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Comparative Proverb Assessment: Apples Versus Statins

Comparative Proverb Assessment:  Apples Versus Statins
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  • An apple a day prevents cardiovascular disease as well as “statins”—British Medical Journal
  • There are no adverse effects from apples—type 2 diabetes and muscle disease are caused by patent medicines called statins

What’s this? Proverbs, apples, and statins? What’s a mixed bag like this doing in the Green Medicine Newsletter? By the end of this short article it’ll be relatively clear; the phrase “comparative proverb assessment” was in the title of a scientific article about apples and statins in the British Medical Journal.[1]
Despite the title, the article made a sound scientific point. The researchers decided to test (as they put it) “almost 150 years of Victorian wisdom”—how the proverb “an apple a day keeps the doctor away” compares with the more widespread use of statins in prevention of cardiovascular disease. They compared the potential effect of prescribing either an apple a day or a statin every day to everyone in the United Kingdom over 50 years of age. They also “estimated the number of (potential) adverse events, and compared the subsequent drug, or fruit, costs.”
For the scientifically and technically inclined, the researchers then go into a long technical explanation of the methods used in arriving at their conclusions, which can be found in the full article cited below; we’ll skip this part and go to the discussion of their conclusions, which are definitely much more fun. From this discussion:
Prescribing either an apple a day or a statin a day to everyone over 50 years old is likely to have a similar effect on population vascular mortality. Choosing apples rather than statins may avoid more than a thousand excess cases of myopathy [harmful effects on muscle] and more than 12,000 excess diabetes diagnoses. The basic costs of apples are likely to be greater than those of statins;[2] however National Health Service [NHS] prescription prices and convenience may drive people to purchase their apples from a store rather than through a pharmacy, thereby reducing direct NHS costs, or the NHS may be able to negotiate apple price freezes, although defrosted apples may not be so palatable.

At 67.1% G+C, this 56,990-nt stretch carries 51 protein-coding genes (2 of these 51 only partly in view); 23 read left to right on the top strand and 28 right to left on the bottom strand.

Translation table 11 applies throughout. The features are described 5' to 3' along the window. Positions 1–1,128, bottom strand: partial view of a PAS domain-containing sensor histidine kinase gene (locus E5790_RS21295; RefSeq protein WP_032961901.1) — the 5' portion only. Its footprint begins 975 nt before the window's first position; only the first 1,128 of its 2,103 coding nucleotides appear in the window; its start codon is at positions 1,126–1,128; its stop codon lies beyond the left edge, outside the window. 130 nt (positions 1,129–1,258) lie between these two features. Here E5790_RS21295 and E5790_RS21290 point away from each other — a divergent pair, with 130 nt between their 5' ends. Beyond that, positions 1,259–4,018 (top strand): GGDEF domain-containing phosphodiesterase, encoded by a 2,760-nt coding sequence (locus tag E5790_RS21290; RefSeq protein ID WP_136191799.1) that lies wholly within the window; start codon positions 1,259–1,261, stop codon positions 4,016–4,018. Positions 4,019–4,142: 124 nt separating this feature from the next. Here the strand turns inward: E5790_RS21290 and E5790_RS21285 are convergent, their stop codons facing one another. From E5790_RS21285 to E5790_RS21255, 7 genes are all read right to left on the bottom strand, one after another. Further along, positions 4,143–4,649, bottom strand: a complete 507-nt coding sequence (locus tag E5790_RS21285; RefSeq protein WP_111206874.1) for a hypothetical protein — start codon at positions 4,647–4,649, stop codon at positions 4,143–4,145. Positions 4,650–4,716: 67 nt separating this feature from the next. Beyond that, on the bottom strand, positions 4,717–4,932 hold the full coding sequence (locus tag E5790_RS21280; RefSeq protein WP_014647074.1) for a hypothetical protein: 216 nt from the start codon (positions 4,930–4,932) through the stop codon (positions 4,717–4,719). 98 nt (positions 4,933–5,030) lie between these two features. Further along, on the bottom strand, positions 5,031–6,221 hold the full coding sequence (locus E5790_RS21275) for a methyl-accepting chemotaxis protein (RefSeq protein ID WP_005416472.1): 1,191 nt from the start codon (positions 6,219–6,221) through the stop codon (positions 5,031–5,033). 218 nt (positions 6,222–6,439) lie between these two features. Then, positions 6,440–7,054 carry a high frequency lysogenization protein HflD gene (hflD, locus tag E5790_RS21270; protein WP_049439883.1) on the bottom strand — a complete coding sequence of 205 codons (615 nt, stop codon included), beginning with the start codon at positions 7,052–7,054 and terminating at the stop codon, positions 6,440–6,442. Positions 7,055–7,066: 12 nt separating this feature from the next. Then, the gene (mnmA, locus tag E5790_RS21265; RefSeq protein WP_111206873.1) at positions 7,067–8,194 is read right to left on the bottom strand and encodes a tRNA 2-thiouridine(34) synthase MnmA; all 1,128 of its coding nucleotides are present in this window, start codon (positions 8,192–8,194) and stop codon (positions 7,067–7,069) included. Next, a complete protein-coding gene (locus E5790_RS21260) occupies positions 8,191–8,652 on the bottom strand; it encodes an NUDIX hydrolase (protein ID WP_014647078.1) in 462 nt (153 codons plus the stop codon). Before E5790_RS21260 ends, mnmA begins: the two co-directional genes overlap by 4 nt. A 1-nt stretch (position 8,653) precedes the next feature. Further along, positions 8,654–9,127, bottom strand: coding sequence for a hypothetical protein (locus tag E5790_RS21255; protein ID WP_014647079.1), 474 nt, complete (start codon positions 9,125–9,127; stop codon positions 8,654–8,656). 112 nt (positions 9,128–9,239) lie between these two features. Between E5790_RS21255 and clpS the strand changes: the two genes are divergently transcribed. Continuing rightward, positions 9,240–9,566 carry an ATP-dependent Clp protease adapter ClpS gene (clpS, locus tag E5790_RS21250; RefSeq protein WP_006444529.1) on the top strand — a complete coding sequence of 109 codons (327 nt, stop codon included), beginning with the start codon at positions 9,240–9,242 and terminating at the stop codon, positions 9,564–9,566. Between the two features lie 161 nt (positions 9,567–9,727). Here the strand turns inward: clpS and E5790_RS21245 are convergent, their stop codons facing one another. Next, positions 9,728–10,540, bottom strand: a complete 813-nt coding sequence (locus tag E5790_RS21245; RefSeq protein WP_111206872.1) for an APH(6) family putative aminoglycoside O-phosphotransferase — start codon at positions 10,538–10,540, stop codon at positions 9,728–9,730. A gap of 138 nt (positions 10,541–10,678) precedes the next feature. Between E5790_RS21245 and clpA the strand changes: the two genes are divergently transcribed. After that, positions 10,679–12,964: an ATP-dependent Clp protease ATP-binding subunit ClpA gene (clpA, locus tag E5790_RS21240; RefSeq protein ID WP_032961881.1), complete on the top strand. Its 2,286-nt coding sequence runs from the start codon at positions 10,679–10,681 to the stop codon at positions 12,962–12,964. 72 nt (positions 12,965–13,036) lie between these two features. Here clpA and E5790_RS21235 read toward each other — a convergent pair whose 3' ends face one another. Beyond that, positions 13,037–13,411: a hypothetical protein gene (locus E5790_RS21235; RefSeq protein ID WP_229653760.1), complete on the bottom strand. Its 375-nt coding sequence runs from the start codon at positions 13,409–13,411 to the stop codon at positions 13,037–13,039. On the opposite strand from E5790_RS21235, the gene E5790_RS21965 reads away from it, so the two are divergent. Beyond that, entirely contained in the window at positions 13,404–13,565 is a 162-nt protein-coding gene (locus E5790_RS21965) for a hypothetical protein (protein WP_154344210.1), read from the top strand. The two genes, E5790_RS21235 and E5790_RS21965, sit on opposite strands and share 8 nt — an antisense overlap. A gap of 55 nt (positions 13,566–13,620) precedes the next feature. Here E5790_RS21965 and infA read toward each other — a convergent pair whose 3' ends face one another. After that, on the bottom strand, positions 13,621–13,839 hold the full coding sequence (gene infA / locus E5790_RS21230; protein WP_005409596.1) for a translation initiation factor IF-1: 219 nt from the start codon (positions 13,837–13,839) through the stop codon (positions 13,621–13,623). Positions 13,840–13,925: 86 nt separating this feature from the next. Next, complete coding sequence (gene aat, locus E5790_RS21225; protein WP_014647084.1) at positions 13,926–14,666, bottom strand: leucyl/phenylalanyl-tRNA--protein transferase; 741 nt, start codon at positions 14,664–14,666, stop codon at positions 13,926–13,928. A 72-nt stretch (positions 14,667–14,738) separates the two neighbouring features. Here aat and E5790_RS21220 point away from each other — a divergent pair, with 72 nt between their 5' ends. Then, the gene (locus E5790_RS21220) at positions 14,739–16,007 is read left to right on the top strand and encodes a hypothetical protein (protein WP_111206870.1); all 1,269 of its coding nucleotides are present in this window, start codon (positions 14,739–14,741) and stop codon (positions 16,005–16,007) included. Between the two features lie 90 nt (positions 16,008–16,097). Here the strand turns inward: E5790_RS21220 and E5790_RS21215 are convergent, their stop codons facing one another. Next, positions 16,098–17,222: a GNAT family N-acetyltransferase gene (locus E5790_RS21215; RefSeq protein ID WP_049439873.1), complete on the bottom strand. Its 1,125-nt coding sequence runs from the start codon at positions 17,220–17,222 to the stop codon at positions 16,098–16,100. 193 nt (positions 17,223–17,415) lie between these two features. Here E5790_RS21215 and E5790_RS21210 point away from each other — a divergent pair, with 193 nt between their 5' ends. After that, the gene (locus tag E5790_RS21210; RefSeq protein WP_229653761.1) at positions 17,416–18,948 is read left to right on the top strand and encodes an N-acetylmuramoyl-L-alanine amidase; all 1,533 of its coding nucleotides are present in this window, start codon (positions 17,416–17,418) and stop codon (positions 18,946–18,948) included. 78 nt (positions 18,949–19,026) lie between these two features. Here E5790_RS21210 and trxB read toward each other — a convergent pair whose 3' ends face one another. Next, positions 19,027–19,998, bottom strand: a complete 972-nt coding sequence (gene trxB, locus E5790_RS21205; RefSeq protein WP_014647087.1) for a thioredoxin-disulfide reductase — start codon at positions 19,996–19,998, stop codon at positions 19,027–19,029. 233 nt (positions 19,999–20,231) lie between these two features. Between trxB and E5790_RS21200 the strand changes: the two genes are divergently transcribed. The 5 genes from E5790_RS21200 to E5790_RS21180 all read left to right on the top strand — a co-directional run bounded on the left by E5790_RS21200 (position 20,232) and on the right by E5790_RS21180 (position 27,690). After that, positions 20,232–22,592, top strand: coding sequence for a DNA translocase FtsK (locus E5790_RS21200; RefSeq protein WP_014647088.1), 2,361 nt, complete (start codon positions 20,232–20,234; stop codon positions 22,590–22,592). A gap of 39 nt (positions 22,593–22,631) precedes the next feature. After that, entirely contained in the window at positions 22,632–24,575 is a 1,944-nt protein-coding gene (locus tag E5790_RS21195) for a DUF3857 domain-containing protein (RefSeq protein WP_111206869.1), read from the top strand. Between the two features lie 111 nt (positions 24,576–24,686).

Small digression: You might think, “Wait! How can the price of apples be more than the price of patent medicines?” Remember, this is from the UK, where the National Health Service [NHS] “provides” the patent medicines, so NHS drives hard bargains with the patent medicine companies to keep prices down. Here in the US, Medicare Part D is prohibited by law from negotiating with patent medicine companies for lower patent medicine prices.[3] So in these United States an apple a day would be considerably cheaper than statins. But back to the main topic. . . .
The researchers concluded:
Our study suggests that both nutritional and pharmaceutical population approaches to primary prevention of vascular disease have potential to have a significant effect on population mortality. We find that a 150 year old proverb is able to match modern medicine and is likely to have fewer side effects.
An apple a day keeps the doctor away as well as statins! And zero adverse effects; no myopathy, no type 2 diabetes. Apples, anyone?
[1] Briggs A, Mizdrak A, Scarborough P. “A statin a day keeps the doctor away: comparative proverb assessment modelling study.” BMJ 2013;347;f7267
[2] UK Department of Health. “Government agrees breakthrough drug pricing deal with pharmaceutical firms.” 2013. http://www.gov.uk/government/news/government-agrees-breakthrough-drug-pricing-deal-with-pharmaceutical-firms. Accessed August 1, 2016.
[3] http://Blog.cahealthadvocates.org/2014/05/why-cant-medicare-negotiate-lower-drug-prices-for-part-d/. Accessed August 1, 2016.

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